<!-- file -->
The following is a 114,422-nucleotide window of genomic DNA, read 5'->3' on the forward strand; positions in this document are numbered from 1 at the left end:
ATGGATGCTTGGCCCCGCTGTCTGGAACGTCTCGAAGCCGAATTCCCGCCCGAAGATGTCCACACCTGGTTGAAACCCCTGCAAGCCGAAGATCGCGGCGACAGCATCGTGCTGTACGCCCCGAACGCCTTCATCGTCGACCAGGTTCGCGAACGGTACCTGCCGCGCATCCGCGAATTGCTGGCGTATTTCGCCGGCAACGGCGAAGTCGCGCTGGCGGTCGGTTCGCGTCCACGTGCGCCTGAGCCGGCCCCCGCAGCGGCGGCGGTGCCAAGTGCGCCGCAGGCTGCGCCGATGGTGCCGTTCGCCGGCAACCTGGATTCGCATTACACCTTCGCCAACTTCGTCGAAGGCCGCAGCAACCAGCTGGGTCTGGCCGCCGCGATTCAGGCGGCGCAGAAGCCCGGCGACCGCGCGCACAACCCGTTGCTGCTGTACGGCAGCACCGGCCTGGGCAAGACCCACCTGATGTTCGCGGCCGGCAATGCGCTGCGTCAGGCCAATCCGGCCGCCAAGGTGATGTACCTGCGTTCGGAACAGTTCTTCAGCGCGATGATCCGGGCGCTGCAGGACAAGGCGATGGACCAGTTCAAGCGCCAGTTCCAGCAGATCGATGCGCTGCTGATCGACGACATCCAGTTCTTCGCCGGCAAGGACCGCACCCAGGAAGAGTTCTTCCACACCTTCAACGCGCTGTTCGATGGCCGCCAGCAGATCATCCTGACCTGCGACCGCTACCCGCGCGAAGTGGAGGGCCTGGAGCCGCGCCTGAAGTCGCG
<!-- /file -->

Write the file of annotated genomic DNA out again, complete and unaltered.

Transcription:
The following is a 114,422-nucleotide window of genomic DNA, read 5'->3' on the forward strand; positions in this document are numbered from 1 at the left end:
ATGGATGCTTGGCCCCGCTGTCTGGAACGTCTCGAAGCCGAATTCCCGCCCGAAGATGTCCACACCTGGTTGAAACCCCTGCAAGCCGAAGATCGCGGCGACAGCATCGTGCTGTACGCCCCGAACGCCTTCATCGTCGACCAGGTTCGCGAACGGTACCTGCCGCGCATCCGCGAATTGCTGGCGTATTTCGCCGGCAACGGCGAAGTCGCGCTGGCGGTCGGTTCGCGTCCACGTGCGCCTGAGCCGGCCCCCGCAGCGGCGGCGGTGCCAAGTGCGCCGCAGGCTGCGCCGATGGTGCCGTTCGCCGGCAACCTGGATTCGCATTACACCTTCGCCAACTTCGTCGAAGGCCGCAGCAACCAGCTGGGTCTGGCCGCCGCGATTCAGGCGGCGCAGAAGCCCGGCGACCGCGCGCACAACCCGTTGCTGCTGTACGGCAGCACCGGCCTGGGCAAGACCCACCTGATGTTCGCGGCCGGCAATGCGCTGCGTCAGGCCAATCCGGCCGCCAAGGTGATGTACCTGCGTTCGGAACAGTTCTTCAGCGCGATGATCCGGGCGCTGCAGGACAAGGCGATGGACCAGTTCAAGCGCCAGTTCCAGCAGATCGATGCGCTGCTGATCGACGACATCCAGTTCTTCGCCGGCAAGGACCGCACCCAGGAAGAGTTCTTCCACACCTTCAACGCGCTGTTCGATGGCCGCCAGCAGATCATCCTGACCTGCGACCGCTACCCGCGCGAAGTGGAGGGCCTGGAGCCGCGCCTGAAGTCGCG